Fort McClellan, formerly site of the U.S. Army Military Police Training Academy and Chemical Warfare training center, was de-commissioned in 1999. A commission of local city and county leaders known as the McClellan Development Authority manages the redevelopment of the old fort. McClellan has evolved to becoming a master-planned community complete with residential, retail, professional and industrial employers. Millions of dollars in continued access road improvements continue to come to McClellan. An industrial department completed with full infrastructure is present at McClellan and in December 2014 its largest employer International Automotive Components of Luxembourg announced a 350 job expansion at the park.[1]

A portion of the former fort is now home to the Alabama National Guard Training Center. Another 9000 acres (36 km²) of the fort were set aside for the Mountain Longleaf National Wildlife Refuge in 2003. The Department of Homeland Security also uses a portion of the decommissioned fort for training and fieldwork.

Top employers[edit]

Other employers with ties to county commerce[edit]

Media[edit]

Newspapers[edit]

AM Radio[edit]

  • WAAX 570 AM: News/Talk 570 WAAX
  • WCKS 810 AM classic country
  • WPID 1280 AM AC-oldies
  • WHMA 1390 AM gospel
  • WDNG 1450 AM talk
  • WFZX 1490 AM sports talk
  • WVOK 1580 AM oldies

FM Radio[edit]

  • WJCK 88.3 FM religious
  • WGRW 90.7 FM religious
  • WTBJ 91.3 FM religious
  • WLJS-FM 91.9 FM college/alternative/NPR
  • WTDR-FM 92.7 FM (Talladega, broadcasts from Oxford) country
  • WHMA-FM 95.5 FM country
  • WVOK-FM 97.9 FM hot AC
  • WGMZ-FM 93.1 FM Z93: Classic Hits

Television[edit]

Note: Anniston-Oxford is part of the Birmingham Television Market.

Culture[edit]

Anniston long has served as a cultural center for northeastern Alabama. The Alabama Shakespeare Festival has its root here when it was founded in Anniston, back in 1972, before moving to Montgomery in 1985. Jacksonville State University holds many performances such as plays and operas throughout the year. The Knox Concert Series regularly brings world-renowned musical and dance productions to the area. Anniston is also home to the Anniston Museum of Natural History and the Berman Museum of World History. Other cultural notes is the Music at McClellan series, which is part of a project with the Alabama Symphony Orchestra at the former Fort McClellan, the perform outdoor concerts in the early summer.

The Anniston has many examples of Victorian-style homes, some of which have been restored or preserved. Many others have been destroyed or are in dilapidated conditions. Several of the city’s churches are architecturally significant or historic, including the Church of St. Michael and All Angels, Grace Episcopal Church, and Parker Memorial Baptist Church. Temple Beth EL, dedicated in 1893, has the oldest building in the state continuously and currently being used for Jewish worship. The Coldwater cover bridge sits at Oxford Lake Park, it was saved from demolition back in the early 90’s.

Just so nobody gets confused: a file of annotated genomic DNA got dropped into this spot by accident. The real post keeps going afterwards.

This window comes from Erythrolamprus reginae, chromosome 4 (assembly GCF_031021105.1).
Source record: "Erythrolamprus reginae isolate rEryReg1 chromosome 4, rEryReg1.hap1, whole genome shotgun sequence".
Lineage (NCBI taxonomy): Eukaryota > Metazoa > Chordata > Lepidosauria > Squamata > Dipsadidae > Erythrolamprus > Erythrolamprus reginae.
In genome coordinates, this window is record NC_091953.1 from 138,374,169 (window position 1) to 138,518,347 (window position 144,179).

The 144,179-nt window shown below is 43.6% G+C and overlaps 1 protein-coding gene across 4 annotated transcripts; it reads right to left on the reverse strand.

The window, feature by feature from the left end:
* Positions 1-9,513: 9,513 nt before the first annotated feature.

After decades of decay, Noble Street, is seeing a rebirth as a downtown shopping and dining district in the heart of downtown. There are several large shopping centers in the area as well, such as the Quintard Mall and the Oxford Exchange, both located in Oxford.

The Anniston-Oxford area is home to many restaurants ranging from American, Italian, Greek, Cuban, Cajun, Mexican, Chinese, Japanese, Korean, and Southern cuisines. Many locally own dining establishments are located in the downtown Anniston, Buckner Circle, and around Jacksonville Square, as well as major chain restaurants along the interstate in Oxford.

Jacksonville is a center for the college activity in Northeast Alabama, as well as bar life. Brother's Bar, hosted Allman Bros. (unannounced) performances in the 1970s and is still a popular venue for local musicians. Many restaurant style bars are scattered around the square vicinity of Jacksonville. Jacksonville State has touring national acts on occasion.

Chemical Contamination[edit]

The most significant news about the region came in a CBS 60 Minutes investigation [2] that revealed Anniston to be among the most toxic cities in the country. The source of local contamination was a Monsanto chemical factory. The current lead-in on CBS' website states:

"Imagine a place so saturated with toxic, cancer-causing chemicals that it's in the dirt people walk on, the air they breathe - even the blood that pumps through their veins.

The 24,000 people living in Anniston, Ala., don't have to imagine this. Many of them are living it. In fact, they have been living it for decades - they just didn't know it. The company responsible didn't tell them, and neither did the Environmental Protection Agency."

Monsanto Corporation isn't the only source of chemicals in the area, though it is the only source of proven contamination. After the closure of Fort McClellan and the revelation of contamination, the federal government built an incinerator in Anniston to burn large stockpiles of chemical munitions including nerve gas and mustard gas. These chemical weapons were stored for decades by the US Army for potential use in warfare. Anniston is one of nine areas in the US that housed such stockpiles. Destruction of most of the munitions has gone without a hitch, and is expected to be completed during the next decade. However, the documented contamination left by the Monsanto factory will last lifetimes.

This fact belies the natural beauty of Anniston-Oxford's location at the foothills of the Blue Ridge Mountain chain. As the southernmost length of the Appalacian Mountains, the world's oldest mountain range, it is home to diverse species of birds, reptiles and mammals. Part of the former Fort McClellan is now operating as Mountain Longleaf National Wildlife Refuge.

Famous people from Anniston/Oxford[edit]

See also[edit]

External links[edit]

References[edit]